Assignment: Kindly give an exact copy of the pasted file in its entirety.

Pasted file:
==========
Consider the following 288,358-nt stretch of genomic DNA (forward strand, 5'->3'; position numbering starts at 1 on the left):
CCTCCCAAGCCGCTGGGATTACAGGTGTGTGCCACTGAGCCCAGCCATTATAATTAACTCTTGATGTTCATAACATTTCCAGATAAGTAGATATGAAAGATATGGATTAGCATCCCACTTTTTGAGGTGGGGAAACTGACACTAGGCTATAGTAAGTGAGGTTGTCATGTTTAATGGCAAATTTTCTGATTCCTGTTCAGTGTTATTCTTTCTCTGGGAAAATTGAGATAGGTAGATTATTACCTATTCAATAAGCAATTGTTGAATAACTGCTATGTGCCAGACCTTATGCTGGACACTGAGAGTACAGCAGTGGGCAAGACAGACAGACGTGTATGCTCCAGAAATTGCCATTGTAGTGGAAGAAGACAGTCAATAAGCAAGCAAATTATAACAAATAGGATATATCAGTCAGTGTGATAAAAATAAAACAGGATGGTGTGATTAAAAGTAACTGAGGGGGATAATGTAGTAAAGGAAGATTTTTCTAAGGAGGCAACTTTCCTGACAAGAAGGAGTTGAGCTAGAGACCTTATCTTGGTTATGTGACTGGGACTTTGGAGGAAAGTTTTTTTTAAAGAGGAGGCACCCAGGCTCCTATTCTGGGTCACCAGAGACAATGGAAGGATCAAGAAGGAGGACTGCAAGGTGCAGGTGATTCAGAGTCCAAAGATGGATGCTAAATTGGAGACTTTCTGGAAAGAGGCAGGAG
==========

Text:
Consider the following 288,358-nt stretch of genomic DNA (forward strand, 5'->3'; position numbering starts at 1 on the left):
CCTCCCAAGCCGCTGGGATTACAGGTGTGTGCCACTGAGCCCAGCCATTATAATTAACTCTTGATGTTCATAACATTTCCAGATAAGTAGATATGAAAGATATGGATTAGCATCCCACTTTTTGAGGTGGGGAAACTGACACTAGGCTATAGTAAGTGAGGTTGTCATGTTTAATGGCAAATTTTCTGATTCCTGTTCAGTGTTATTCTTTCTCTGGGAAAATTGAGATAGGTAGATTATTACCTATTCAATAAGCAATTGTTGAATAACTGCTATGTGCCAGACCTTATGCTGGACACTGAGAGTACAGCAGTGGGCAAGACAGACAGACGTGTATGCTCCAGAAATTGCCATTGTAGTGGAAGAAGACAGTCAATAAGCAAGCAAATTATAACAAATAGGATATATCAGTCAGTGTGATAAAAATAAAACAGGATGGTGTGATTAAAAGTAACTGAGGGGGATAATGTAGTAAAGGAAGATTTTTCTAAGGAGGCAACTTTCCTGACAAGAAGGAGTTGAGCTAGAGACCTTATCTTGGTTATGTGACTGGGACTTTGGAGGAAAGTTTTTTTTAAAGAGGAGGCACCCAGGCTCCTATTCTGGGTCACCAGAGACAATGGAAGGATCAAGAAGGAGGACTGCAAGGTGCAGGTGATTCAGAGTCCAAAGATGGATGCTAAATTGGAGACTTTCTGGAAAGAGGCAGGAG